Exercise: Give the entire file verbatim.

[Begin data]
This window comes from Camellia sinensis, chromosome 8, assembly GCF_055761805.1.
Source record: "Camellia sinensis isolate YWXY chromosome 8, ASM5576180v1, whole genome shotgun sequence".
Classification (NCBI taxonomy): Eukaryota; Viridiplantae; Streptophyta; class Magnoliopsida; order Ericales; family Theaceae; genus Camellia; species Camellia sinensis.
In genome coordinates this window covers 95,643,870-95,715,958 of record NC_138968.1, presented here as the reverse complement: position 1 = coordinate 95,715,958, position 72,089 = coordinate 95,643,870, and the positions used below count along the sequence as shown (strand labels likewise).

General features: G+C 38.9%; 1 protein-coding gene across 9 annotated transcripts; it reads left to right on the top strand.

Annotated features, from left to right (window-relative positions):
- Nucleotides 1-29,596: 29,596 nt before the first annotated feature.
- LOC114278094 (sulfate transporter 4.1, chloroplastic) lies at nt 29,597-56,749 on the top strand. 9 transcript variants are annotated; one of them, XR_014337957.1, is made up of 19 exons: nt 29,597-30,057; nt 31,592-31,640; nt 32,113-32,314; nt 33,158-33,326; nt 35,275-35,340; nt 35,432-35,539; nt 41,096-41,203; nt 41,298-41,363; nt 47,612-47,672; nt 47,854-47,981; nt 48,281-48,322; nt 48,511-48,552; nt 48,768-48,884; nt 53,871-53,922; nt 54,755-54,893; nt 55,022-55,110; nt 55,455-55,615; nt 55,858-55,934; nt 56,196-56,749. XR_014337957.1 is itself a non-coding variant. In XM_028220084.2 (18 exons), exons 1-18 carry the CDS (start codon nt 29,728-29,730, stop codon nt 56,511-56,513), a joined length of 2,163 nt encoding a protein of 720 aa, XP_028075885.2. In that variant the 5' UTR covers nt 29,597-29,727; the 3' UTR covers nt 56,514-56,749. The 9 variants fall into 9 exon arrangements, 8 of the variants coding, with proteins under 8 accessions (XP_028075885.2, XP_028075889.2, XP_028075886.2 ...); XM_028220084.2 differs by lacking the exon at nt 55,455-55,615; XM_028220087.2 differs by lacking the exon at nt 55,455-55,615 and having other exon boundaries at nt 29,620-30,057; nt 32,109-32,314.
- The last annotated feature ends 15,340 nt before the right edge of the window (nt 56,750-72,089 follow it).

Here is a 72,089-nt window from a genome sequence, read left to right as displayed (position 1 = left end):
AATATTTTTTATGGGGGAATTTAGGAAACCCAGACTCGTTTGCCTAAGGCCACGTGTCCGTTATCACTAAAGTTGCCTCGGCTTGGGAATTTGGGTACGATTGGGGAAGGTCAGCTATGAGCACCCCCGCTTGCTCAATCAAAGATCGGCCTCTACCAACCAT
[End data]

This window comes from Camellia sinensis, chromosome 8, assembly GCF_055761805.1.
Source record: "Camellia sinensis isolate YWXY chromosome 8, ASM5576180v1, whole genome shotgun sequence".
Classification (NCBI taxonomy): Eukaryota; Viridiplantae; Streptophyta; class Magnoliopsida; order Ericales; family Theaceae; genus Camellia; species Camellia sinensis.
In genome coordinates this window covers 95,643,870-95,715,958 of record NC_138968.1, presented here as the reverse complement: position 1 = coordinate 95,715,958, position 72,089 = coordinate 95,643,870, and the positions used below count along the sequence as shown (strand labels likewise).

General features: G+C 38.9%; 1 protein-coding gene across 9 annotated transcripts; it reads left to right on the top strand.

Annotated features, from left to right (window-relative positions):
- Nucleotides 1-29,596: 29,596 nt before the first annotated feature.
- LOC114278094 (sulfate transporter 4.1, chloroplastic) lies at nt 29,597-56,749 on the top strand. 9 transcript variants are annotated; one of them, XR_014337957.1, is made up of 19 exons: nt 29,597-30,057; nt 31,592-31,640; nt 32,113-32,314; nt 33,158-33,326; nt 35,275-35,340; nt 35,432-35,539; nt 41,096-41,203; nt 41,298-41,363; nt 47,612-47,672; nt 47,854-47,981; nt 48,281-48,322; nt 48,511-48,552; nt 48,768-48,884; nt 53,871-53,922; nt 54,755-54,893; nt 55,022-55,110; nt 55,455-55,615; nt 55,858-55,934; nt 56,196-56,749. XR_014337957.1 is itself a non-coding variant. In XM_028220084.2 (18 exons), exons 1-18 carry the CDS (start codon nt 29,728-29,730, stop codon nt 56,511-56,513), a joined length of 2,163 nt encoding a protein of 720 aa, XP_028075885.2. In that variant the 5' UTR covers nt 29,597-29,727; the 3' UTR covers nt 56,514-56,749. The 9 variants fall into 9 exon arrangements, 8 of the variants coding, with proteins under 8 accessions (XP_028075885.2, XP_028075889.2, XP_028075886.2 ...); XM_028220084.2 differs by lacking the exon at nt 55,455-55,615; XM_028220087.2 differs by lacking the exon at nt 55,455-55,615 and having other exon boundaries at nt 29,620-30,057; nt 32,109-32,314.
- The last annotated feature ends 15,340 nt before the right edge of the window (nt 56,750-72,089 follow it).

Here is a 72,089-nt window from a genome sequence, read left to right as displayed (position 1 = left end):
AATATTTTTTATGGGGGAATTTAGGAAACCCAGACTCGTTTGCCTAAGGCCACGTGTCCGTTATCACTAAAGTTGCCTCGGCTTGGGAATTTGGGTACGATTGGGGAAGGTCAGCTATGAGCACCCCCGCTTGCTCAATCAAAGATCGGCCTCTACCAACCAT